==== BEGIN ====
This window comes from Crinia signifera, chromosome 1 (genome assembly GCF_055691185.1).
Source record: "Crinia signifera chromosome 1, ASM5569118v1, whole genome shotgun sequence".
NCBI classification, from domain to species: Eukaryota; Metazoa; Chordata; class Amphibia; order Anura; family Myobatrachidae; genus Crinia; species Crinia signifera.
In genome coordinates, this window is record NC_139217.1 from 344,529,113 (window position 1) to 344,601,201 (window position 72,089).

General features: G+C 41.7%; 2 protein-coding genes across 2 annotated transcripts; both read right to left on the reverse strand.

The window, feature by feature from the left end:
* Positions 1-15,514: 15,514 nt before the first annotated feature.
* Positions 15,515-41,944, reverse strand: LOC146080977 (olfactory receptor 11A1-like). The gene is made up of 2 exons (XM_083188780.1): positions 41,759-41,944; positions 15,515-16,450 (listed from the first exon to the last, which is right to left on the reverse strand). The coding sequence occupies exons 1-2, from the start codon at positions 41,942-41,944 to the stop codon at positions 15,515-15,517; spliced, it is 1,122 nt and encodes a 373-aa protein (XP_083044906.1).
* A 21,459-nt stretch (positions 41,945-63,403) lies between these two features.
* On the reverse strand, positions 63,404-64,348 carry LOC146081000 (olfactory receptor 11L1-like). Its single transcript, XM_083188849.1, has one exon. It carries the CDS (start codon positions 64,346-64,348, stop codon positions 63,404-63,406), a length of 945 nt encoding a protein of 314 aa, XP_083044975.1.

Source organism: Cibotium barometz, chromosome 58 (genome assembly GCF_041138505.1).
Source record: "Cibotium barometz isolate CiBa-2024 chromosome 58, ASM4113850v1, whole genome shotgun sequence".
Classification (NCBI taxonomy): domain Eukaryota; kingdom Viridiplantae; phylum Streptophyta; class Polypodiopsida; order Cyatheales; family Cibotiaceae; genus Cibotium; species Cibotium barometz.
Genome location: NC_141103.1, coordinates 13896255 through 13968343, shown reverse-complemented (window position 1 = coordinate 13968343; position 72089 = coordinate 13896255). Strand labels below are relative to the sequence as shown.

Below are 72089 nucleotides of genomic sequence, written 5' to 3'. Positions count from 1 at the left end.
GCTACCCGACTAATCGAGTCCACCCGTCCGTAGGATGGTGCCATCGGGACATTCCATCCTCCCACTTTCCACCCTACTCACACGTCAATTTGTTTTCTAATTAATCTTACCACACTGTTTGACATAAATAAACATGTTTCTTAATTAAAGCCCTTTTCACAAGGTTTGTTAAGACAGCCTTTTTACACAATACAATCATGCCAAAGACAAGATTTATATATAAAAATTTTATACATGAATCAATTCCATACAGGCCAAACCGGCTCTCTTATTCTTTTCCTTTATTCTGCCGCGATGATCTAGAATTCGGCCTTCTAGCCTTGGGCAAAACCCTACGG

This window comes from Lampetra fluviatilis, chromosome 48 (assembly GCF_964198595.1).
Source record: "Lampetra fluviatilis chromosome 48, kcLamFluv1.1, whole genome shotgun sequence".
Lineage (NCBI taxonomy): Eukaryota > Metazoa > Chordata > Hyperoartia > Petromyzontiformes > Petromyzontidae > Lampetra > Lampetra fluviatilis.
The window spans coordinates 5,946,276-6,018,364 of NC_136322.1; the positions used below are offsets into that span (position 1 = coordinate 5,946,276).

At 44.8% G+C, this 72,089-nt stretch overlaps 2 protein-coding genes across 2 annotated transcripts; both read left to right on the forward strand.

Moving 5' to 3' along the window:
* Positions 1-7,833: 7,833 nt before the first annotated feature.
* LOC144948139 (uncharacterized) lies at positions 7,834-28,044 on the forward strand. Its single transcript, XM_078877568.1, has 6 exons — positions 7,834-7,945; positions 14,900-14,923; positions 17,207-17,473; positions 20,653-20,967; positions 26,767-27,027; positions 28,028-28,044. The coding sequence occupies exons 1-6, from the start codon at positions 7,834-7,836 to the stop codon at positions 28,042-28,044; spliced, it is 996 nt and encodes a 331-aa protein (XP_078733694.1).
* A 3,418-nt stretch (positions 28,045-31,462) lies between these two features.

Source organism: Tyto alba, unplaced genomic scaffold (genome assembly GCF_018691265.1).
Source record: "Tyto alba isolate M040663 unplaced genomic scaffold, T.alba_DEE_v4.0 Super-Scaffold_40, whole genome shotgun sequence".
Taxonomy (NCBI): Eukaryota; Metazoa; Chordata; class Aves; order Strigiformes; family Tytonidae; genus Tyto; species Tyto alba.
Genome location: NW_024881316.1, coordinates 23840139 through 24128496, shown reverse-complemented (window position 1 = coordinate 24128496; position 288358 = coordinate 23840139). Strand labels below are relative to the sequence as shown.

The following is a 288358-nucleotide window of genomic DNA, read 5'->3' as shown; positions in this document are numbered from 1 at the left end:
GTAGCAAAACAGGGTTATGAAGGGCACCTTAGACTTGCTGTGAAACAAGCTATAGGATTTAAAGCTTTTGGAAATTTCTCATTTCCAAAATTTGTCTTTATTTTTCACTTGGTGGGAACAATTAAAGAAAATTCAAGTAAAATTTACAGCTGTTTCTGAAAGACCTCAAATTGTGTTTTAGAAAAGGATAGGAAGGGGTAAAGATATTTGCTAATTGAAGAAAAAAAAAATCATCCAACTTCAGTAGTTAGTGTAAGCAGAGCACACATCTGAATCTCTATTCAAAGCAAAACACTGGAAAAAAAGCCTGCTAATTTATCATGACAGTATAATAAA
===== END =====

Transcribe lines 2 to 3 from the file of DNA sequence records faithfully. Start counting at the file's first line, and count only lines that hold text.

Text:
Source record: "Crinia signifera chromosome 1, ASM5569118v1, whole genome shotgun sequence".
NCBI classification, from domain to species: Eukaryota; Metazoa; Chordata; class Amphibia; order Anura; family Myobatrachidae; genus Crinia; species Crinia signifera.